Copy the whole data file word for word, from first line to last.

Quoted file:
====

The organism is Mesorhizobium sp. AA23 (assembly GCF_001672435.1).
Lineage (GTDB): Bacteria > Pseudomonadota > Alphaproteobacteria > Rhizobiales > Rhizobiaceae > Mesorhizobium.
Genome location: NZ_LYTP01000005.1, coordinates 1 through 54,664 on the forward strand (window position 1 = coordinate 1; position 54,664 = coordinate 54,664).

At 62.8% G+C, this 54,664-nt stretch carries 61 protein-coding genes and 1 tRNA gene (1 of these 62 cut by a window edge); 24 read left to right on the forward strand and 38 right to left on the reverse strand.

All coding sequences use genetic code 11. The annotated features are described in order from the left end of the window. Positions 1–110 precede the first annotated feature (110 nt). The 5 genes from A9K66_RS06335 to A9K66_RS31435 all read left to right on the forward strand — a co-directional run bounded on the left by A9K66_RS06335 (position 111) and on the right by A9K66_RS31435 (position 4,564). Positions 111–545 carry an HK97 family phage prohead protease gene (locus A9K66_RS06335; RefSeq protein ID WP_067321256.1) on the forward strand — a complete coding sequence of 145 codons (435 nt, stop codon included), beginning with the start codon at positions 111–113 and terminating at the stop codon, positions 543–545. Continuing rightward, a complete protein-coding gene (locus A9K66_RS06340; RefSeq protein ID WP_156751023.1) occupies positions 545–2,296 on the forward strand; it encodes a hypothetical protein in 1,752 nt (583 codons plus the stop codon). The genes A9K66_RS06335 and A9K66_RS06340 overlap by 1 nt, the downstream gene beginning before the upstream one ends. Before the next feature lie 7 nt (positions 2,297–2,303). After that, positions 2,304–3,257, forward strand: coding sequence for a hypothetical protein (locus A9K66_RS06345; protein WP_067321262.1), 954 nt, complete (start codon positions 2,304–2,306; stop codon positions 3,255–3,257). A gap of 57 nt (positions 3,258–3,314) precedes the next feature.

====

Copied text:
The organism is Mesorhizobium sp. AA23 (assembly GCF_001672435.1).
Lineage (GTDB): Bacteria > Pseudomonadota > Alphaproteobacteria > Rhizobiales > Rhizobiaceae > Mesorhizobium.
Genome location: NZ_LYTP01000005.1, coordinates 1 through 54,664 on the forward strand (window position 1 = coordinate 1; position 54,664 = coordinate 54,664).

At 62.8% G+C, this 54,664-nt stretch carries 61 protein-coding genes and 1 tRNA gene (1 of these 62 cut by a window edge); 24 read left to right on the forward strand and 38 right to left on the reverse strand.

All coding sequences use genetic code 11. The annotated features are described in order from the left end of the window. Positions 1–110 precede the first annotated feature (110 nt). The 5 genes from A9K66_RS06335 to A9K66_RS31435 all read left to right on the forward strand — a co-directional run bounded on the left by A9K66_RS06335 (position 111) and on the right by A9K66_RS31435 (position 4,564). Positions 111–545 carry an HK97 family phage prohead protease gene (locus A9K66_RS06335; RefSeq protein ID WP_067321256.1) on the forward strand — a complete coding sequence of 145 codons (435 nt, stop codon included), beginning with the start codon at positions 111–113 and terminating at the stop codon, positions 543–545. Continuing rightward, a complete protein-coding gene (locus A9K66_RS06340; RefSeq protein ID WP_156751023.1) occupies positions 545–2,296 on the forward strand; it encodes a hypothetical protein in 1,752 nt (583 codons plus the stop codon). The genes A9K66_RS06335 and A9K66_RS06340 overlap by 1 nt, the downstream gene beginning before the upstream one ends. Before the next feature lie 7 nt (positions 2,297–2,303). After that, positions 2,304–3,257, forward strand: coding sequence for a hypothetical protein (locus A9K66_RS06345; protein WP_067321262.1), 954 nt, complete (start codon positions 2,304–2,306; stop codon positions 3,255–3,257). A gap of 57 nt (positions 3,258–3,314) precedes the next feature.